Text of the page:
babyish for a fifteen-year-old. Now she’d give anything to
see them again. To see Mom again.
“Please...” she whimpers, succumbing to the realization
that this is no nightmare.
This is real.
As her captor looms over the bed, she’s certain that her
life—and her baby’s life—is in danger.
“What’s the matter? You’re afraid, aren’t you? Poor thing.”
The eyes that gaze down at her are oddly vacant, betraying no hint of human empathy. Gone is the cheerful voice
that asked if she needed a hand loading her packages into the
car, having given way to an eerily detached monotone.
“It’s almost over. Don’t worry.”
What’s almost over? Oh, God. Please help me.
Heather has been transformed into yet another stereotype:
the pretty teenaged girl who’s disappeared from a shopping
Once again, she has become her mother’s worst nightmare.
“You should calm yourself down. All that shaking isn’t
good for the baby, you know.”
Oh, please. Please.
I want my mommy.
I want to go home.
“Are you hungry? What am I thinking? Of course you’re
hungry. You’re eating for two, and it’s almost six. Time for
Only six o’clock?
Hours seem to have passed since she waddled out of the
mall and across the icy parking lot through freezing rain.
Heather automatically attempts to lift her left wrist to check
her watch, but it’s held fast by the twine that binds her hand
to the bedpost.
She whimpers in frustration, closing her eyes. A series of
images rush at her.
The shocked expression in Ryan’s beautiful blue-green
eyes when she told him the EPT was positive.
Bitter disappointment, etched with resignation, on her
A shapeless blob on an ultrasound screen, one she wished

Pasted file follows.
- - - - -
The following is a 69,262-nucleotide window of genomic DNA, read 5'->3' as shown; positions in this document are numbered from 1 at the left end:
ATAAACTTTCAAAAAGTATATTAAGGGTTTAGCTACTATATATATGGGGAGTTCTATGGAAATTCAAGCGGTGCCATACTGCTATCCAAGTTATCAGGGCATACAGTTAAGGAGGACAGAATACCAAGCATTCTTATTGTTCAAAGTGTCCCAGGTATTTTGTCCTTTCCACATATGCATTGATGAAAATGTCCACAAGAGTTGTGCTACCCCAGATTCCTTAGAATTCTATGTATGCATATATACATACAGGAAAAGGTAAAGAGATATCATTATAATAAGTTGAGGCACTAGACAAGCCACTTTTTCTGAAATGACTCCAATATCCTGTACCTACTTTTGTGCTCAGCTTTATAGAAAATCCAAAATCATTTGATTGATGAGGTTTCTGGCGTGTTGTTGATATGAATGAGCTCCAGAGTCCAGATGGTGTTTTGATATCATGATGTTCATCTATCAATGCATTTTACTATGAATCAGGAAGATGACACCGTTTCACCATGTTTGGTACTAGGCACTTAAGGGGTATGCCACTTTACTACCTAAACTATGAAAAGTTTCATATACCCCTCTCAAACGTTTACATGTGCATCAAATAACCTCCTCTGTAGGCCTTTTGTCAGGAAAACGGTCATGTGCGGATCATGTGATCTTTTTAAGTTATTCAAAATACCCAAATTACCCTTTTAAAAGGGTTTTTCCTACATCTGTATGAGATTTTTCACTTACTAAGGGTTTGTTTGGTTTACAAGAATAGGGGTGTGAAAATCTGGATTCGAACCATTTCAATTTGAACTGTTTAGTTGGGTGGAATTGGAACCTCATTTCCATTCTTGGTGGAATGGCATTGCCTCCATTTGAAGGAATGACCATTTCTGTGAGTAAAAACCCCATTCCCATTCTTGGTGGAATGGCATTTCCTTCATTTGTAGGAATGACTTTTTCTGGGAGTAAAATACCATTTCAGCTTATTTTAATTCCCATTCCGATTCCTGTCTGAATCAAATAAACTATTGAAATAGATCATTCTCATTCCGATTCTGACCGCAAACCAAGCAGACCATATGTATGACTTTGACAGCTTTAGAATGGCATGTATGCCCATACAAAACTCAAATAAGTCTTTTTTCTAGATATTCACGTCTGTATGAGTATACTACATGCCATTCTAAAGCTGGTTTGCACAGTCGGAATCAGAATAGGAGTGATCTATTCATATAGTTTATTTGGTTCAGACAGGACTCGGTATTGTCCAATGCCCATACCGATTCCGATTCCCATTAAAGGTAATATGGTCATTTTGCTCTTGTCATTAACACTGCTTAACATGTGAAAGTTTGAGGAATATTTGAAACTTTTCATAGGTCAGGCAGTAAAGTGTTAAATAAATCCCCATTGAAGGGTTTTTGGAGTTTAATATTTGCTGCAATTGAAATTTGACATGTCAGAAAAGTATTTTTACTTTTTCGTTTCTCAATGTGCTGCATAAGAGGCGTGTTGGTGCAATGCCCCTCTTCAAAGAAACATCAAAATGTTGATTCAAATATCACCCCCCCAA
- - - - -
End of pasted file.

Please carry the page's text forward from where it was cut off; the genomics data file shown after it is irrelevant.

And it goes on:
would miraculously disappear so that Ryan would reappear
in her life.
But that was eight months ago.
That was before she ever heard her baby’s rapid heartbeat; before she felt the little flutters of life stirring beneath
her swelling belly; before the flutters gave way to kicks and
punches and sometimes, the staccato taps the doctor told her
are the baby’s hiccups. Somehow, the hiccups made the whole
thing seem real.
The pregnancy she once cursed has transformed into a
blessing; she now longs with anticipation for the date she
once dreaded. And it’s almost here.
Less than forty-eight hours until her due date.
She’s been so exhausted, and the weather was so crummy.
Why didn’t she just stay home? Why did she feel compelled
to make one last trip to Baby Gap and Gymboree?
Because she hated that her baby’s layette was so skimpy.
Because she convinced herself that the baby would need a few
more Onesies, a few more little knit caps and tiny socks...
And maybe, because some part of her longed for one last
trip to the mall; longed for that link to the carefree teenaged
days she’d left behind as her stomach ballooned and Ryan
and her girlfriends abandoned her.
“Hey!” A painful jab in her arm startles Heather back to
the horrific present. Her eyes snap open to face her tormentor once again. “You didn’t answer my question. Are you
Oh, God. Please. Please don’t let this sick lunatic hurt
“I want to go home.”
A surprisingly gentle hand strokes her head. “Hush.
Everything will be all right.”
Hush, little baby, don’t say a word...
The melody of the folk lullaby she’s been humming for
months, whenever she’s alone, drifts into Heather’s head.
“Please. Please let me go home.”
Please. I want to rock my baby and sing lullabies. Please.
“Sorry, that’s not possible.” Her captor’s smile has been
replaced by an all-business demeanor that strikes Heather as
even more chilling. It’s as though there is a specific agenda,
a purpose to her being here.
“What do you want to eat? Do you have any cravings?
Pickles and ice cream, maybe?”
The laughter that follows is maniacal, subsiding just as
rapidly as it began.
“Now, what can I make for you to eat?”
Maybe this is just a harmless crazy person, Heather tells
herself. Maybe the best thing to do is go along until somebody shows up here to save her.
Wherever here is.
She has no idea which way they traveled after she was
shoved into the back of a van that was parked close to her
mother’s car in the mall parking lot.
The van was so damned close. Why didn’t she notice
that? Why didn’t she carry her own damned packages?
Why didn’t she listen to Mom when she said never to talk
“I’m waiting,” the stranger says now, in almost a singsong voice. “Tell me what you want to eat.”